China wants to create a new internet - and you may like what the country has in mind. Its design promises a network fast enough to show you as a live hologram in a video chat, secure enough to block data deluge attacks that smash sites, flexible enough to easily fit Elon Musk Starlink broadband satellite connection and responds enough to allow you to drive car from distance.
But there is a big problem with this proposal, called New IP, promoted by Huawei and China's three most powerful state-owned telecommunications companies. It is transported in political and technological terms which means the chances success are low.
The New IP will shift control of the internet, both its development and its operation, to countries and the central telecommunications powers often managed by governments. It will facilitate the repression of dissidents. New IP technology could also hurt her privacy and his freedom speech. And the New IP project would have a hard time trying out new ideas network and add new network infrastructure without securing government permission, project critics say.
"What problem do the Chinese think they will solve? The problem is that they do not have control. "They want to be in control of the internet," said James Lewis, director of the Technology Policy Program at the Center for Strategic and International Studies in Washington. "What drives it is politics, not technology."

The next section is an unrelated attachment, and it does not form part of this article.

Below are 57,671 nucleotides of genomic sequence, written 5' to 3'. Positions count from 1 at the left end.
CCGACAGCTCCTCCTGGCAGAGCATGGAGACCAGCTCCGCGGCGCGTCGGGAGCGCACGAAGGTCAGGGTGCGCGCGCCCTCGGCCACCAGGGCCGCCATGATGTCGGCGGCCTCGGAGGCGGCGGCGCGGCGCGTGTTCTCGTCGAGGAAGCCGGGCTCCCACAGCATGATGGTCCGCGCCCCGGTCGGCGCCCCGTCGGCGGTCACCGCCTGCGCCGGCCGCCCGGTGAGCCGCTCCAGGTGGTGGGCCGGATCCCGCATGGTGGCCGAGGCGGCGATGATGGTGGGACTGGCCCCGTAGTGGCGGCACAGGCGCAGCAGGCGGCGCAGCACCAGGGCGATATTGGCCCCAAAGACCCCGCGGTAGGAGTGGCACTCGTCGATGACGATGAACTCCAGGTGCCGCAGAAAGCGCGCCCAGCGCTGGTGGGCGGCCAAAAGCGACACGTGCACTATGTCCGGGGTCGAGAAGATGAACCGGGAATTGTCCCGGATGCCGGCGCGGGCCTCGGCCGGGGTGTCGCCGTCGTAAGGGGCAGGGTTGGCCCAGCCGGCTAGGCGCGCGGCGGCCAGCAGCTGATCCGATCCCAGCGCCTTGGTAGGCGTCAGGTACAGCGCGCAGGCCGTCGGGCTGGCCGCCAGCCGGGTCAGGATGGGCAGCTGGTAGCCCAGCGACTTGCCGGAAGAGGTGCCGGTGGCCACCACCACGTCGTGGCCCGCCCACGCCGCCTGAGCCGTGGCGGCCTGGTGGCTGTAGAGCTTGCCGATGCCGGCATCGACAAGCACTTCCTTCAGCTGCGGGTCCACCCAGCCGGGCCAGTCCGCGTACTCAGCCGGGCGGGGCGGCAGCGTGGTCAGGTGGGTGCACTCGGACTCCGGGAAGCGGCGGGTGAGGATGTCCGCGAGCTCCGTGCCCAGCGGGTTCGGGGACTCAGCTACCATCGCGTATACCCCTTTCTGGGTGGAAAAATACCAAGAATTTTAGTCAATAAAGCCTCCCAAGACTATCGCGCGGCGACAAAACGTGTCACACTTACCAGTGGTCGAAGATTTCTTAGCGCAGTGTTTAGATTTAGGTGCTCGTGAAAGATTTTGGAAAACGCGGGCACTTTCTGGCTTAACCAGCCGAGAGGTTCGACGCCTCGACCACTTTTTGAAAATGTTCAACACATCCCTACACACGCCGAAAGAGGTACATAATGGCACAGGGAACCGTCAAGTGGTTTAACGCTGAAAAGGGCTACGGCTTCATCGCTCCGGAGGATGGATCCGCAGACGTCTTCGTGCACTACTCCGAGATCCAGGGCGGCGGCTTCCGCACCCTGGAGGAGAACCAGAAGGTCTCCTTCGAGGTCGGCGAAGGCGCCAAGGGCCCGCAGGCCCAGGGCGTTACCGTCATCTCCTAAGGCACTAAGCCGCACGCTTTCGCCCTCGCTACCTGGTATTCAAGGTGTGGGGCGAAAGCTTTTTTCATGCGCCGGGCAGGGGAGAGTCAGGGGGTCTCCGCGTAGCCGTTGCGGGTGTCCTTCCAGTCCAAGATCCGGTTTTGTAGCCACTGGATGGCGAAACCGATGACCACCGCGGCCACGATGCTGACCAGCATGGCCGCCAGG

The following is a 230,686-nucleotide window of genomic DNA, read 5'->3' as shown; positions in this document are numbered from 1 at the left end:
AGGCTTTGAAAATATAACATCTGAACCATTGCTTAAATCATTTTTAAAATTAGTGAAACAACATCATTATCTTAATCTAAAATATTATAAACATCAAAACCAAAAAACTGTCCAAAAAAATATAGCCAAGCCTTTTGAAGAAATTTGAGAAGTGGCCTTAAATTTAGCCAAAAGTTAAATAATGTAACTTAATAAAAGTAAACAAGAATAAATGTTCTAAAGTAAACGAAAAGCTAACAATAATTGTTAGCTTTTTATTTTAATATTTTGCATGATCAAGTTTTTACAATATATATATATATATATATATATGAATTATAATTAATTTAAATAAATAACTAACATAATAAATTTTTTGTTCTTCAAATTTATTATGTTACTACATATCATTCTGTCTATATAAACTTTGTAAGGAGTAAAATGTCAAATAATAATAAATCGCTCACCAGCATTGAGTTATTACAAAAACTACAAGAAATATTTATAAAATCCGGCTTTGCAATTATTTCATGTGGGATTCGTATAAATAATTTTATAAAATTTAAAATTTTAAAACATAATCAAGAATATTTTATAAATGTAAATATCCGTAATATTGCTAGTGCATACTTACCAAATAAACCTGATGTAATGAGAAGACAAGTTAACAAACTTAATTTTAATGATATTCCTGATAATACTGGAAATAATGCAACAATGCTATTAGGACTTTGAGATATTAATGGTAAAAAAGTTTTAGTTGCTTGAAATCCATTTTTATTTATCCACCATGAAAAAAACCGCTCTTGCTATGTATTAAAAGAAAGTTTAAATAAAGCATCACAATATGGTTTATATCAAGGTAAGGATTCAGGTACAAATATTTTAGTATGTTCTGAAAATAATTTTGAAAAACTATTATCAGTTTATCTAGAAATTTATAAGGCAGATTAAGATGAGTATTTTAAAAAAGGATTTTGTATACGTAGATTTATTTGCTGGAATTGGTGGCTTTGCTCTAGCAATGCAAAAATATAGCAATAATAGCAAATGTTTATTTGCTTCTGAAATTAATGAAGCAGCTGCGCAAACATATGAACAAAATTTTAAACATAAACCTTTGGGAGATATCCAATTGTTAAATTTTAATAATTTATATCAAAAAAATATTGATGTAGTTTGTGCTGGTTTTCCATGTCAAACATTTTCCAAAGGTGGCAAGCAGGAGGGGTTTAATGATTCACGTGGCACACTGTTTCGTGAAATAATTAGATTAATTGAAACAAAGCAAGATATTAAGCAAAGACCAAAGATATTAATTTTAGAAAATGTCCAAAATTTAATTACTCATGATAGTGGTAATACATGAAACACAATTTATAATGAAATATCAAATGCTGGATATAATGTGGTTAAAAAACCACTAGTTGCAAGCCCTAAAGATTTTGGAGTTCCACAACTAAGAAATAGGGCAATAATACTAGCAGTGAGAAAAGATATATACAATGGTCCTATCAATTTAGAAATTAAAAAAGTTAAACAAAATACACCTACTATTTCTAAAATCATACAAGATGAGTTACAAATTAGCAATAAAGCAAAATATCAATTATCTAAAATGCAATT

The future of one of the most important technologies that humans have ever invented is at stake. The internet has proven to be highly adaptable, evolving from an academic research project funded by the government of USA in a global institution of communication, commerce and entertainment. The New IP project begins ahead of the World Telecommunication Standards Conference (WTSA-20) in November, where allies hope to consolidate its status.
China can influence the internet, even without the New IP, by spreading the current one technology and its practices. Some observers, including the former CEO of Google, Eric Schmidt, fear a "splinternet", where the current global network will be fragmented into incompatible national networks
In the United States, the Trump administration has not commented on the New IP plan but is pushing hard to undermine Chinese economic influence and offset China's attempt to lead the way in technology such as mobile networks. 5G and to Artificial Intelligence. Speaking Thursday, Attorney General William Barr said China plans to "dominate the world's digital infrastructure."